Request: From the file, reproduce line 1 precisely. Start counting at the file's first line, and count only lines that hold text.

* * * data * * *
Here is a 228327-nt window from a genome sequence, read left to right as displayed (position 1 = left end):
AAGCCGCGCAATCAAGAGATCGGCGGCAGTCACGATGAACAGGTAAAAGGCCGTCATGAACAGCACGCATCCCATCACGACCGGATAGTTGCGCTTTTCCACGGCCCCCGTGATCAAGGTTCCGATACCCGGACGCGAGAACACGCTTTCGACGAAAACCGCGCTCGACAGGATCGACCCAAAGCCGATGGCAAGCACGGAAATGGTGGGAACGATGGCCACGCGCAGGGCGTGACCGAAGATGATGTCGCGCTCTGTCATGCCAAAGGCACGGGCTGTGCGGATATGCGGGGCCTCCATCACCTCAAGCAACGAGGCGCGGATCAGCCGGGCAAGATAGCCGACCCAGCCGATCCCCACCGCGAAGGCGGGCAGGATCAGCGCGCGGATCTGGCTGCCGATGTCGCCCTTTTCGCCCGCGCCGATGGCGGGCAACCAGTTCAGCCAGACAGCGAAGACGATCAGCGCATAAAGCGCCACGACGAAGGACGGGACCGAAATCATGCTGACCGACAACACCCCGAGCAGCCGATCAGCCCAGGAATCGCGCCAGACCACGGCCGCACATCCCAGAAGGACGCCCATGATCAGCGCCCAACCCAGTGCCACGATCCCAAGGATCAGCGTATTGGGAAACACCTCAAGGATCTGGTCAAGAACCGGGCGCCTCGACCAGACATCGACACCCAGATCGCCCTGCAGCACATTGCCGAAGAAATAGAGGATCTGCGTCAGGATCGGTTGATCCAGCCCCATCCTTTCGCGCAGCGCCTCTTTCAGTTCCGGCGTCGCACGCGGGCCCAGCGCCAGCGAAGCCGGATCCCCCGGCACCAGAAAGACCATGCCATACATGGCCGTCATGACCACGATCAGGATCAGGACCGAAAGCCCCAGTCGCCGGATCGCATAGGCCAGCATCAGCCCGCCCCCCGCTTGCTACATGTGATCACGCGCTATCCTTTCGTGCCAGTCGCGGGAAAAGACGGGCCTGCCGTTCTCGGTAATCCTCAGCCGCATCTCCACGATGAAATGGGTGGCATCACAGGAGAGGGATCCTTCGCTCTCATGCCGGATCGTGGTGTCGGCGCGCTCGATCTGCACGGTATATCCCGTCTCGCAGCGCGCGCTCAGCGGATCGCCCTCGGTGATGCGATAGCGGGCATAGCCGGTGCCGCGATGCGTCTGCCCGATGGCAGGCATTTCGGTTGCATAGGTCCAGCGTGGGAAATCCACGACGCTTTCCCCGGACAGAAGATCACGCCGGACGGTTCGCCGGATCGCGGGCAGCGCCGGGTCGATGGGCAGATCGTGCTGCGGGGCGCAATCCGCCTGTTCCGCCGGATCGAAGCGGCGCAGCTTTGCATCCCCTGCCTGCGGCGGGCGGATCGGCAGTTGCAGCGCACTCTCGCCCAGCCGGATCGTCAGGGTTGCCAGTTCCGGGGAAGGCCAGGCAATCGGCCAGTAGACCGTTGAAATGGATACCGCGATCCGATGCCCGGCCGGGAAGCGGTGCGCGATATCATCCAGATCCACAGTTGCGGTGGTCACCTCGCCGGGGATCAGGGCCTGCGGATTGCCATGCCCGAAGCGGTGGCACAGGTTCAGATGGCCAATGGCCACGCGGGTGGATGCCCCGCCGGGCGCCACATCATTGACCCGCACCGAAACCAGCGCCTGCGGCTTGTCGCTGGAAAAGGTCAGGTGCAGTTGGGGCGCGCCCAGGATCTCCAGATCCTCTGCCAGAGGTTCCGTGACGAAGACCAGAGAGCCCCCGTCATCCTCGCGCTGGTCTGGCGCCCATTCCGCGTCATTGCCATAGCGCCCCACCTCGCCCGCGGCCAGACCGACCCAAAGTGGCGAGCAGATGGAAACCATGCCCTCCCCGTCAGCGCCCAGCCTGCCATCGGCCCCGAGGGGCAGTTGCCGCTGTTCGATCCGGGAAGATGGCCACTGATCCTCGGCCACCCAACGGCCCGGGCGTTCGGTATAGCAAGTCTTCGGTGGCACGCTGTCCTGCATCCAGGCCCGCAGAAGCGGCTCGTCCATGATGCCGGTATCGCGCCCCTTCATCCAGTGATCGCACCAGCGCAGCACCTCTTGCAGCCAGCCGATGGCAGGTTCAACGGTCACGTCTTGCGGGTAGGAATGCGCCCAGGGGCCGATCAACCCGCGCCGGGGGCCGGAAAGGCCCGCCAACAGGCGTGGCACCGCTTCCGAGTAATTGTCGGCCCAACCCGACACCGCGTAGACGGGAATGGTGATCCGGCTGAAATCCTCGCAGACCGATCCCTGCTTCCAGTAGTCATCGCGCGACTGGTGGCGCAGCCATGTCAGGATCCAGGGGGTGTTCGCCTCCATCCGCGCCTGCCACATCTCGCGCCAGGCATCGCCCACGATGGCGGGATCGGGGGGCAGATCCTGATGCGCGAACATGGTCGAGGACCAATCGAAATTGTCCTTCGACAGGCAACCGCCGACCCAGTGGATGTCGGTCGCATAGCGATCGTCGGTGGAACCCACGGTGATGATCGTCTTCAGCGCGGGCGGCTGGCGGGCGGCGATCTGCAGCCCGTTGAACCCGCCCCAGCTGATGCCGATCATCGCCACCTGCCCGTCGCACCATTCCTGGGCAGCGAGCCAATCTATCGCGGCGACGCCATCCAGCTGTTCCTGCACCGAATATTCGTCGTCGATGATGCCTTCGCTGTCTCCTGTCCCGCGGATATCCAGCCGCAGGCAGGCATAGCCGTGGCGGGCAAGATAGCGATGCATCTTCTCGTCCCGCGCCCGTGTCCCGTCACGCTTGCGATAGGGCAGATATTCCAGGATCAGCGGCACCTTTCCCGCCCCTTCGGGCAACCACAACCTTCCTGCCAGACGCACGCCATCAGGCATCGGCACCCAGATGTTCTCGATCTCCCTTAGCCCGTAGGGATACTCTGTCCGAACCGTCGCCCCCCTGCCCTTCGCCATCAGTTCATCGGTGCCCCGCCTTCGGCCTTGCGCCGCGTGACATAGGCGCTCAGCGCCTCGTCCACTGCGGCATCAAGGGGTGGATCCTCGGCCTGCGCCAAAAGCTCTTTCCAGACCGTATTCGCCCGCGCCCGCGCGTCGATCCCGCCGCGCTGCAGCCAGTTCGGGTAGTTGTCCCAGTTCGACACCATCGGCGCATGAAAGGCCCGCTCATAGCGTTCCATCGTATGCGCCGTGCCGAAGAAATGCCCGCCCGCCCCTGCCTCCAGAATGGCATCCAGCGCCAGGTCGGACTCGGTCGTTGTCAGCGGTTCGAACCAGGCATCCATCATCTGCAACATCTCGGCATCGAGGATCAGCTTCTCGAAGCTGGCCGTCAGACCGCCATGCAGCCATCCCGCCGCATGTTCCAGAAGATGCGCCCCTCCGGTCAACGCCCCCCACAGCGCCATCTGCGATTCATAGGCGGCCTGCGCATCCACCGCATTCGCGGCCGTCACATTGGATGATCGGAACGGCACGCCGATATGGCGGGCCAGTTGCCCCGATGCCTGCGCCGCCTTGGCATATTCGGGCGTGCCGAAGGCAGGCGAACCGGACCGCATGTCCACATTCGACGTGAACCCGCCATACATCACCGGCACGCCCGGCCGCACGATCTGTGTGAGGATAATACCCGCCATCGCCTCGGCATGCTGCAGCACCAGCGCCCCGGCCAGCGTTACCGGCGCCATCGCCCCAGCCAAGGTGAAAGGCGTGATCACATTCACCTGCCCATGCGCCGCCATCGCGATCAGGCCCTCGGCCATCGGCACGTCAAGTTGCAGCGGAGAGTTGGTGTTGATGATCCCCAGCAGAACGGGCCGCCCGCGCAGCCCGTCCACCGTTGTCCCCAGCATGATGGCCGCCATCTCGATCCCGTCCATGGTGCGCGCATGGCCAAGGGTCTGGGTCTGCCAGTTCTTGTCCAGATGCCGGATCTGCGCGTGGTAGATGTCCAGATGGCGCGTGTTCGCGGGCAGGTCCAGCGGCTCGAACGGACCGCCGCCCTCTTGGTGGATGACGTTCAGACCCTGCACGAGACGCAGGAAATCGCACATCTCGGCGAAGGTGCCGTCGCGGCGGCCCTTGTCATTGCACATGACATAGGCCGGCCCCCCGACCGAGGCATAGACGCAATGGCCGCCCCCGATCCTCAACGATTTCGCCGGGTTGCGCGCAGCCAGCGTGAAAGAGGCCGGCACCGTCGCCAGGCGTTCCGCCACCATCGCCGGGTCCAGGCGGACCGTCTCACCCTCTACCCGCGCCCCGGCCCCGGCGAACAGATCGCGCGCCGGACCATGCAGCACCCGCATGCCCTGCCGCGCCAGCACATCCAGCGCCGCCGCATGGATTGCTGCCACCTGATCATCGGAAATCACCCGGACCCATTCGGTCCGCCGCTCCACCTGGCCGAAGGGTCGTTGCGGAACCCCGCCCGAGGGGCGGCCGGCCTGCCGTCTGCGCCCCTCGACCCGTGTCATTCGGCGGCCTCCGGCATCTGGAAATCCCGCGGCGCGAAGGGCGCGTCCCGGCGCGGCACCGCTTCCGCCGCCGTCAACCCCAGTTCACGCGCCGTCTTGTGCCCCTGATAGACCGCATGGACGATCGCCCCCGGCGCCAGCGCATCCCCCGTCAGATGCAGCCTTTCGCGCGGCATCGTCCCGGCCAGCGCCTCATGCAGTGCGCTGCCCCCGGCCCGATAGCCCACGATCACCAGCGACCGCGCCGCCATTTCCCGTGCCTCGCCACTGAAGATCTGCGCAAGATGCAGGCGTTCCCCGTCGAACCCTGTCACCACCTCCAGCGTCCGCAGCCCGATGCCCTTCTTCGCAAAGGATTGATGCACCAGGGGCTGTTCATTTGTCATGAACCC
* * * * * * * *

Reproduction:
Here is a 228327-nt window from a genome sequence, read left to right as displayed (position 1 = left end):